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Considerations in choosing a backup tape drive

Considerations in choosing a backup tape drive

By Steve Richardson, VP of Marketing, Overland Data

The benefits of tape automation are plentiful: massive increases in available capacity, better data protection with automated backup procedures to eliminate operator errors, and increased drive reliability through robotic media handling.

While some of the newest tape drives have been specifically designed to ease implementation into automated environments, virtually all tape formats may be found in automated products. A customer should keep in mind that the duty cycle capabilities of tape drives differ significantly.

Using a tape drive in an automated environment with too low of a duty cycle capability in an application will result in drive failures due to the drive literally "burning out." The technical specifications of a tape drive indicate how high of a duty cycle in which it will best operate.

The specifications that will assist you in matching the best drive for your application include:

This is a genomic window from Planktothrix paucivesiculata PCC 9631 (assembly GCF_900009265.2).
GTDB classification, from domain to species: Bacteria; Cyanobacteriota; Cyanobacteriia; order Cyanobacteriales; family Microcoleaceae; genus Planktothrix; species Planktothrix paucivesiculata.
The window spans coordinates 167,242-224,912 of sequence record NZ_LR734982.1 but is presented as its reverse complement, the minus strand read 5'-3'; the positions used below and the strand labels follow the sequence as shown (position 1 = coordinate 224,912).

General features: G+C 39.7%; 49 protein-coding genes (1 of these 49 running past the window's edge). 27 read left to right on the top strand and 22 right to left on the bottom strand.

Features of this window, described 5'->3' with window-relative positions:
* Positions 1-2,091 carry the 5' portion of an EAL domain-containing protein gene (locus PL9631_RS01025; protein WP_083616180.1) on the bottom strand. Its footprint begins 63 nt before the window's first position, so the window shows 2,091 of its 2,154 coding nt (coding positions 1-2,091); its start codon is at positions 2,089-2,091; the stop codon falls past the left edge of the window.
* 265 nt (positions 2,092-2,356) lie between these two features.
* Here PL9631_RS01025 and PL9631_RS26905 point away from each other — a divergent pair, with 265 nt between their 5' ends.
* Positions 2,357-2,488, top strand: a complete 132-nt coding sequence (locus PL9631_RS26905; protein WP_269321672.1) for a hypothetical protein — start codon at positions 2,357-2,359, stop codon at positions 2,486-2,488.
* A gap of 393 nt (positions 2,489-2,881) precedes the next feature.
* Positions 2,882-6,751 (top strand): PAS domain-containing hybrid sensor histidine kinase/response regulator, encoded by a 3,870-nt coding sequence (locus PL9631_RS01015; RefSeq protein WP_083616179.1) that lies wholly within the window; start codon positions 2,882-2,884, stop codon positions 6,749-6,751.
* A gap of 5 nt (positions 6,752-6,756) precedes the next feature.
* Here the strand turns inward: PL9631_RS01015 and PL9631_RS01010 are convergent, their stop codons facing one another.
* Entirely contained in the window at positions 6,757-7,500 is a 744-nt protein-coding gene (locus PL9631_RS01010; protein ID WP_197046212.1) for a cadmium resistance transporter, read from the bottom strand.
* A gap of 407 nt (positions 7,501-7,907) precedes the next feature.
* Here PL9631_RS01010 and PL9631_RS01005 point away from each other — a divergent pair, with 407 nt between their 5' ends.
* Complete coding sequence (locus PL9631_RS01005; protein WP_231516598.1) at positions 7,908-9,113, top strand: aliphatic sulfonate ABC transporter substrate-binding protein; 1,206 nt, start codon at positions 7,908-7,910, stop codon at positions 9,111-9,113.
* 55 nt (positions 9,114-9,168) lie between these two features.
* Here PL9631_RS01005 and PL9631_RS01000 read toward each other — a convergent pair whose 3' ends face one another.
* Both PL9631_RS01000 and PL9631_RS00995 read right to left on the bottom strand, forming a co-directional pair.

• MTBF (Mean Time Between Failures, hours), recording head life (hours)
  • MSBF (Mean Swaps Between Failures, cycles)
  • Media durability (number of passes)

The MTBF for tape drives for entry to mid-range automation applications is usually rated at a 20% duty cycle and ranges between 200,000 and 300,000 hours. Drives that

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are in this category include: Travan NS and DDS.

Drives capable of high-duty cycle applications are usually rated at 100% duty cycle and around 250,000 hours or more of MTBF. Drives capable of medium to high-duty cycle applications include: DLT, SDLT, AIT, Mammoth, LTO Ultrium, 9840 and MagStar.

About the author: Steve Richardson is the vice president of marketing at Overland Data

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This was first published in February 2001

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